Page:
'Oberfell'. This is the number of nonoverlapping 5" diameter discs that can be positioned in the 30" circle without falling on a pellet. Please note that the algorithm used underreads if there are very few pellets within the circle. According to Oberfell p47, an empty 30" circle can accommodate 27 nonoverlapping 5" discs. The algorithm as implemented records approximately 22. It was beyond this author to comeup with a fast algorithm for automatically replicating this result. However, for more realistic results the algorithm is reliable. This can be shown by manipulating pellets manually. It is also worth bearing in mind that the method of drawing in circles by hand is also nonperfect!
An edgeon clay is represented by a disc with the same area as an edge on standard sized UIT clay as used in the UK (25mm high x 110mm diameter  Laporte. 26mm high x 110mm diameter  CCI ). A "fullon" clay is represented by a disc of diameter 110mm (Laport, CCI data). By passing these discs across the pattern of pellets, the number of times the disc is 'hit' by at least one pellet versus the number of times it is completely free of pellets gives an estimate of the likelihood of the clay being hit.
The first three columns titled 10" Dia, 20" Dia and 30" Dia are simply estimates of the likelihood that the fullon or edgeon clay will be broken averaged over the given circle. This likelihood is estimated by passing the 'clay' across the target area and noting how many times the clay covers a pellet and how many times it does not.
Although this seems seductively simple, rating all areas of the 20" or 30" area equally may not be the best way to rate the pattern. What happens if there is a 'blown' pattern? That is one where a clay (or bird) could pass through the middle of the pattern without being hit even though there are plenty of pellets in the circle as a whole. Intuitively one can appreciate that the centre of the pattern is far more important than the fringe. If the shooter has done his part and centred the pattern on the target he should expect a kill. This is critical to trap and skeet shooters where top scores can approach 100%. The question is how to give the centre of the pattern greater importance when rating the pattern.
The columns titled 'Centre weighted sum' and 'Centre weighted norm' offer two alternatives.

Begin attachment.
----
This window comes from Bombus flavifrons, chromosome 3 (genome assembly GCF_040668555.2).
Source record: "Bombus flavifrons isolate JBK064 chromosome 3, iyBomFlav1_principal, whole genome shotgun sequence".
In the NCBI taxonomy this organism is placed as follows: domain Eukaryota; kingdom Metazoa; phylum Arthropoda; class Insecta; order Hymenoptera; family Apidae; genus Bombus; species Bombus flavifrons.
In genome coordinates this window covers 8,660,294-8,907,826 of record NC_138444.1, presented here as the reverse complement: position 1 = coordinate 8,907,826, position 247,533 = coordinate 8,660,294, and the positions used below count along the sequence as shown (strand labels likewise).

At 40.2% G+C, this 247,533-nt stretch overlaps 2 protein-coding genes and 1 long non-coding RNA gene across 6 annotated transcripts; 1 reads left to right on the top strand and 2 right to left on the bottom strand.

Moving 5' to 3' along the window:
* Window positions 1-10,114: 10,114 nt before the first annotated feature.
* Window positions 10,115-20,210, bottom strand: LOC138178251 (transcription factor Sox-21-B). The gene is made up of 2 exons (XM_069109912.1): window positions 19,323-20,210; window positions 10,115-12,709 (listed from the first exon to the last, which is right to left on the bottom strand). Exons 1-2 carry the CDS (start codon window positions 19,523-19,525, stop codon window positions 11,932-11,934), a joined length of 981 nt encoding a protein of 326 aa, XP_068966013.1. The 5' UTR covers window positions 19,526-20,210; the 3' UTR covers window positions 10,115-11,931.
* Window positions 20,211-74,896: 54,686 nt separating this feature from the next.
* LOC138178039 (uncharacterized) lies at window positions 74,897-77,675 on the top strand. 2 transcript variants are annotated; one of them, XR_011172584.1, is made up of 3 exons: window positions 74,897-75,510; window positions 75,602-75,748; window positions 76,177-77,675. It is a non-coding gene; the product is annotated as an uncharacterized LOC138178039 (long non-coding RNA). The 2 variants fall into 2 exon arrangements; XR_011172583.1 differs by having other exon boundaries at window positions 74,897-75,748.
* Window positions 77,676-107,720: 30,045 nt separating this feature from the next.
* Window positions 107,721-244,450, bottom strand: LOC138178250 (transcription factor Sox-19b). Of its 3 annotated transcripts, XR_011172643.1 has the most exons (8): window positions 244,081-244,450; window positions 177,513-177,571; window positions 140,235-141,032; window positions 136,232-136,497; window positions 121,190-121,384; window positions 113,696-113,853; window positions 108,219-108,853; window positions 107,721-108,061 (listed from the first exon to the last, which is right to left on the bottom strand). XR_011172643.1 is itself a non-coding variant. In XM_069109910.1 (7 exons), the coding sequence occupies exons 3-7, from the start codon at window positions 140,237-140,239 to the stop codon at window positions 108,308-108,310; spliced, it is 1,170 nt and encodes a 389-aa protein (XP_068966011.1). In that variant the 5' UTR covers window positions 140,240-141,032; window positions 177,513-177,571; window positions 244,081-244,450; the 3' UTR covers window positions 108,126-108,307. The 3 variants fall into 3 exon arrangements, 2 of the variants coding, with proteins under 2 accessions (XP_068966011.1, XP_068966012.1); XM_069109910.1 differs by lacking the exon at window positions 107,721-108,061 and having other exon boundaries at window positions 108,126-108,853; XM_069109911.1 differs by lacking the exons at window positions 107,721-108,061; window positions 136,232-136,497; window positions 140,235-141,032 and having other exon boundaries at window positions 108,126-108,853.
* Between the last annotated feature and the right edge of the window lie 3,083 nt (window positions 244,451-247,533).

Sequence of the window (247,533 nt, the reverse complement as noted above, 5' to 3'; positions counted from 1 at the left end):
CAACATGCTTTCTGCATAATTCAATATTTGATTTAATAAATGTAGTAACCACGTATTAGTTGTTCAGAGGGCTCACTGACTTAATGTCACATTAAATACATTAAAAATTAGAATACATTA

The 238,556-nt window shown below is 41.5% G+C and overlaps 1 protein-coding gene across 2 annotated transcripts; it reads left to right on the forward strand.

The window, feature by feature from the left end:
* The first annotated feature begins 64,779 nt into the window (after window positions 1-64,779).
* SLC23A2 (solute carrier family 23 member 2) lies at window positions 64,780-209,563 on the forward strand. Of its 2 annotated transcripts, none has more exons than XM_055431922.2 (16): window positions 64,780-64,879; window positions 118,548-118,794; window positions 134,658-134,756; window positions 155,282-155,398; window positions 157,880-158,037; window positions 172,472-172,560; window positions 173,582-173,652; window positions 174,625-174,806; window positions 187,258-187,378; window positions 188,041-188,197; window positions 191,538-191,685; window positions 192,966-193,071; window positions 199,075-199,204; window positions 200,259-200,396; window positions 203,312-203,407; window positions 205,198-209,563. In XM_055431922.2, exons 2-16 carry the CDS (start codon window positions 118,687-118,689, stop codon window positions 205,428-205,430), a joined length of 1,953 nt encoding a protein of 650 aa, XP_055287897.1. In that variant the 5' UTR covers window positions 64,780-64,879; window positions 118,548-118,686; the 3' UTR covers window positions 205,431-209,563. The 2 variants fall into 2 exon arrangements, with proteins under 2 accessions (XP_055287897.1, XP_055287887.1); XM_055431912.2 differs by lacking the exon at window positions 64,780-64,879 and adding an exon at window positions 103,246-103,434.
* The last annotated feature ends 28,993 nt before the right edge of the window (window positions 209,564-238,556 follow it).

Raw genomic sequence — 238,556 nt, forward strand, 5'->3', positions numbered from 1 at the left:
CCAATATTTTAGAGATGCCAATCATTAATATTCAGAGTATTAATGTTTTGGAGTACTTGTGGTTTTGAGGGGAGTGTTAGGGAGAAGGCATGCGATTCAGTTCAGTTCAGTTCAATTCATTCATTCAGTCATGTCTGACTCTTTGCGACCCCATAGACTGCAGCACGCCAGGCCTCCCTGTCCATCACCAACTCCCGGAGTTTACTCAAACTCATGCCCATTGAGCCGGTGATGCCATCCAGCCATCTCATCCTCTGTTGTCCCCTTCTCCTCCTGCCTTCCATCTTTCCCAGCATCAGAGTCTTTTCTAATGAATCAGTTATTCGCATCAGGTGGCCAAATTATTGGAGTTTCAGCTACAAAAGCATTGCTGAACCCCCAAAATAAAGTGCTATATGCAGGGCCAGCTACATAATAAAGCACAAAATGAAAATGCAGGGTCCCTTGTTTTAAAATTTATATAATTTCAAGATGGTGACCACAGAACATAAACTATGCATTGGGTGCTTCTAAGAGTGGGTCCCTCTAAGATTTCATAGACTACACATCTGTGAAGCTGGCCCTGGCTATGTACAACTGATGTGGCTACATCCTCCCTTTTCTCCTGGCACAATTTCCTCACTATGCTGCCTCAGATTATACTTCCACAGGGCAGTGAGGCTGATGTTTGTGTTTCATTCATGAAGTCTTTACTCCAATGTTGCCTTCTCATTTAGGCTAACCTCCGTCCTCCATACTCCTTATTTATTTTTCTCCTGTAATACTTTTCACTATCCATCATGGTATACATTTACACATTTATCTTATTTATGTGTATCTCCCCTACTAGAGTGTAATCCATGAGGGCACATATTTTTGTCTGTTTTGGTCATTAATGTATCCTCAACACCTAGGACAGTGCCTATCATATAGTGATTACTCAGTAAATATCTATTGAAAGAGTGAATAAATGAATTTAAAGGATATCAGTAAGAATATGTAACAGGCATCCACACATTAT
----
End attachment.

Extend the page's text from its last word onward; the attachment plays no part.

The pattern is divided into the centre 10" diameter circle, an annulus 10"20" diameter and an outer annulus 20"30" diameter. Note, the relative areas of these regions are 1 : 3 : 5.
The 'Centre weighted sum' is simply the average of the hit probabilities of each of the three regions. Note that by using this regime, the centre 10" diameter disc is weighted at 1/3rd of the total compared with 1/9th using uniform weighting.
'Centre weighted norm' weights the centre
of the pattern even more heavily. The weighting is based on a Normal
distribution. The rationale for this is based on the premise that the
shooter will centre his shots about the target in much the same way as
a rifle or pistol shooter. Over a large number of shots the variation
about the target will probably follow a Normal or Gaussian distribution.
(See 'Background' for a brief explanation of
the Normal distribution.) Assume the shooter's variation is contained
within '3sigma' of variation (~99.7%) and that this equals the 30" diameter
circle (sadly, better than me!). Using this regime the centre 10" diameter
disc is weighted 0.68, the middle annulus 0.27 and the outer 0.05. This
weights the hit probability with the same weighting as the probability of the
shooter's ability to place the shot, thus giving a truer estimate of the
practical likelihood of a hit. Clearly
this is open to debate. One could argue about how accurate the shooter
really is  should we assume instead that the 30" diameter circle is the
'2sigma' level, that is ~5% of the time the shooter misses the 30" circle?
It is probably best to simply say there are a number of ways to justify
the relative weighting! However, as presented, the simple hit probability over a
30" circle would be applicable to a beginner or field shooter, the 'centre
weighted sum' method would be for an intermediate shooter and the 'normal
weighted distribution' for an expert.
Menu Functions of the Average Panel.
Interpreting the Average Panel Results.

Add an earlier Analysis File to this
Average Panel. 

Add an earlier Average File to this
Average Panel. 
Delete the file(s) highlighted
in the list of the Average Panel.
For a pistol or rifle shooter it is simple to establish what constitutes a 'good' cartridge and gun combination. It is simply the combination that gives the tightest group. Those who have experimented with different cartridges and in particular home loading will know what a wide range of results can be had from a single gun. The key concept to grasp is that what is sought is repeatability. With rifles and pistols one may get a 'tight' group with the occasional wild flier, or a consistent middling sized group, or best of all the consistently tight group. With a shotgun, all of these phenomena are probably happening, but difficult to 'see' given the hundreds of pellets.
One clear lesson that can be drawn from the rifle and pistol world is that one shot tells nothing! A number of shots must be made to show the average.
Given a number of test patterns, what constitutes a good shotgun and cartridge performance is still not clear. Using the rifle and pistol example, one should be trying to achieve consistent results. Consistent bias can be adjusted out. If the spread is a little wide, the choke can be adjusted in the same way as the rifle shooter can adjust the sights to correct for an offcentre group. However, if chokes are fixed, knowing the relative spread of various shells is in itself useful information. Consistency is measured by the variation of the pattern widths. For example, if a shell has a pattern with a reported spread of 8" (the 'E' field in the above figure), and every shell measured achieves this, it would be considered very repeatable (and almost impossible!), i.e. the spread on the 8" would be zero (reported in 'F' and 'G' fields).